West Coast Racers is open to Six Flags members at Gold level and above today and tomorrow, opening to all season passholders and members on Monday and through January 4. (Update: This is a change from the original schedule.) West Coast Racers then will open to the public on January 9, 2020. We will be back for the media day then, bringing you on-ride video and more analysis.
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I guess better late than never. As with virtually every coaster at SFMM, the appeal will always come down to how well they can move people through the line. With identical trains to Full Throttle, this coaster will have similar capacity issues and tight quarters getting guests in and of the train quickly and efficiently. If trains are being held in the "pit" are while another train is loaded, it's going to slow things down even more. Much like Twisted Colossus, I expect them to quickly abandon the racing/dueling features on the coaster as the park will give up allocating sufficient resources to keep train stacking to a minimum.
It's pretty fun actually! I was a little disappointed when it was announced because it seemed a bit pointless or redundant, but it's quick and fun. Much respect to all the employees but the long-held tradition of utter chaos and disorganization of loading/unloading rides at SFMM is going to make this another slow mover. Also placing my bet now that SF will outdo themselves and go down to mostly single-train operation after one year instead of two. You love to see it!
Most of the reviews I've been hearing about this coaster say it's in the park's top five, which is a little higher than I expected it would land. While certainly not an extreme ride, it does look like a fun coaster that would slip right into the roll of a family thrill coaster if not for the 54" height restriction. I'm hoping to go ride it myself in the next week or two and am looking forward to seeing how it is for myself.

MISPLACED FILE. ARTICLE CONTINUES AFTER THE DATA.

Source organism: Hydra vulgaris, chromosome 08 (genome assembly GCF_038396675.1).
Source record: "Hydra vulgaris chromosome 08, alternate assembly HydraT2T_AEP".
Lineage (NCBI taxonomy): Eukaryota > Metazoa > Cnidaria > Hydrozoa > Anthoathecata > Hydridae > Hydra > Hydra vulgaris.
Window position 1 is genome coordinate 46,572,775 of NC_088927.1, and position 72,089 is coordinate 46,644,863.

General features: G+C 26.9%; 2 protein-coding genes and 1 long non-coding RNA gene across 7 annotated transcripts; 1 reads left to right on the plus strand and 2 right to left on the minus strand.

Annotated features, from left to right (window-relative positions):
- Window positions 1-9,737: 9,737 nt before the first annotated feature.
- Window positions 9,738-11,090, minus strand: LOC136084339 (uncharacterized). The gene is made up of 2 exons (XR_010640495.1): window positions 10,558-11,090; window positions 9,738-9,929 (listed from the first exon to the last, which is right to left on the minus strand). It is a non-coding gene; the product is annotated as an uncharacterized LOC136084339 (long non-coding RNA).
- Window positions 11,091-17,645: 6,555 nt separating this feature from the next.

I know SFMM gets a lot of flack from enthusiasts, but I've got to be honest: Based on what Disney appears to have planned, SFMM's likely got a better superhero ride than Disney will next year, and it appears they've now got a better Fast and Furious ride than what Universal came up with.
I'm quite concerned about capacity. I was there for Season Pass holder's "Technical Rehearsal," and they were dispatching one train with twelve riders about every 120 seconds...for a massive hourly capacity of about 360. Whoever designed the load/unload station -- ummm, have you ever done this before? Load and unload at the same spot, both on the right side of the train. Maybe it was operator error, but the gates consistently opened for the oncoming riders long before departing riders were clear. They should at least off-load one train while loading another, but the station is far too small for that. In the summer, when this ride is open to everyone, I'd expect 90 minute waits at a minimum. It's not a bad ride, two segments of about 35 seconds each, separated by more than 1.5 minutes of "pit stop." Yes, "Technical Rehearsal" is just that, but based upon design of the station, I'd bet absolute maximum capacity for this ride will be 600 per hour, and that's being remarkably optimistic.
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I've given this park a lot of crap over the years but I have to give credit where it's due, this does look like a nice addition that was perfectly placed in an area of the park that badly needed renovations. Also they made a nice long ride and didn't cheapen out.
Haven't been to SFMM since spring 2012, its always been one of my least favorite parks, but over the past decade they have had a good strategy in regards to fixing up what needed to be fixed. No idea what it's like now in terms of maintenance and operations but I do like what they've done to the park in regards to additions.